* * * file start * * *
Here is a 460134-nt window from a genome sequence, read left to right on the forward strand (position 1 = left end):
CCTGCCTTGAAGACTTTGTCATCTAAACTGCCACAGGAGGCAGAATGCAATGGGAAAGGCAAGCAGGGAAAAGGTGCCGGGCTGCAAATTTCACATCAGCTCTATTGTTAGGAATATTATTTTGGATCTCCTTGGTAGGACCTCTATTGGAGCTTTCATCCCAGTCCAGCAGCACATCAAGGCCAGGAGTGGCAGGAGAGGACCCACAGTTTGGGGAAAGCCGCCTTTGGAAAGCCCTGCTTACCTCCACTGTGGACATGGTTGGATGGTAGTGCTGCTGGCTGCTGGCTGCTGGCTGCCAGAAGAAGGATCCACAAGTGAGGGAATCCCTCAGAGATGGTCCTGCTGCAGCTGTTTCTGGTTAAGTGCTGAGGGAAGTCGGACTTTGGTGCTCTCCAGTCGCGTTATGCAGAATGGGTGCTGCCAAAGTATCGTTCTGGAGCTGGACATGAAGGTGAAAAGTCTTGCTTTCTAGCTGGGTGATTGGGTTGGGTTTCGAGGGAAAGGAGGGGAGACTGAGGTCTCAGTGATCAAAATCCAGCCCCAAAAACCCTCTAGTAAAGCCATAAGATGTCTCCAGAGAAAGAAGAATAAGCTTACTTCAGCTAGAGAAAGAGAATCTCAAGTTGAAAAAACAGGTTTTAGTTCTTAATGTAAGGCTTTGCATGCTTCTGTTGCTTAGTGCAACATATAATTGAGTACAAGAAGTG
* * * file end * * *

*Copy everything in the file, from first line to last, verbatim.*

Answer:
Here is a 460134-nt window from a genome sequence, read left to right on the forward strand (position 1 = left end):
CCTGCCTTGAAGACTTTGTCATCTAAACTGCCACAGGAGGCAGAATGCAATGGGAAAGGCAAGCAGGGAAAAGGTGCCGGGCTGCAAATTTCACATCAGCTCTATTGTTAGGAATATTATTTTGGATCTCCTTGGTAGGACCTCTATTGGAGCTTTCATCCCAGTCCAGCAGCACATCAAGGCCAGGAGTGGCAGGAGAGGACCCACAGTTTGGGGAAAGCCGCCTTTGGAAAGCCCTGCTTACCTCCACTGTGGACATGGTTGGATGGTAGTGCTGCTGGCTGCTGGCTGCTGGCTGCCAGAAGAAGGATCCACAAGTGAGGGAATCCCTCAGAGATGGTCCTGCTGCAGCTGTTTCTGGTTAAGTGCTGAGGGAAGTCGGACTTTGGTGCTCTCCAGTCGCGTTATGCAGAATGGGTGCTGCCAAAGTATCGTTCTGGAGCTGGACATGAAGGTGAAAAGTCTTGCTTTCTAGCTGGGTGATTGGGTTGGGTTTCGAGGGAAAGGAGGGGAGACTGAGGTCTCAGTGATCAAAATCCAGCCCCAAAAACCCTCTAGTAAAGCCATAAGATGTCTCCAGAGAAAGAAGAATAAGCTTACTTCAGCTAGAGAAAGAGAATCTCAAGTTGAAAAAACAGGTTTTAGTTCTTAATGTAAGGCTTTGCATGCTTCTGTTGCTTAGTGCAACATATAATTGAGTACAAGAAGTG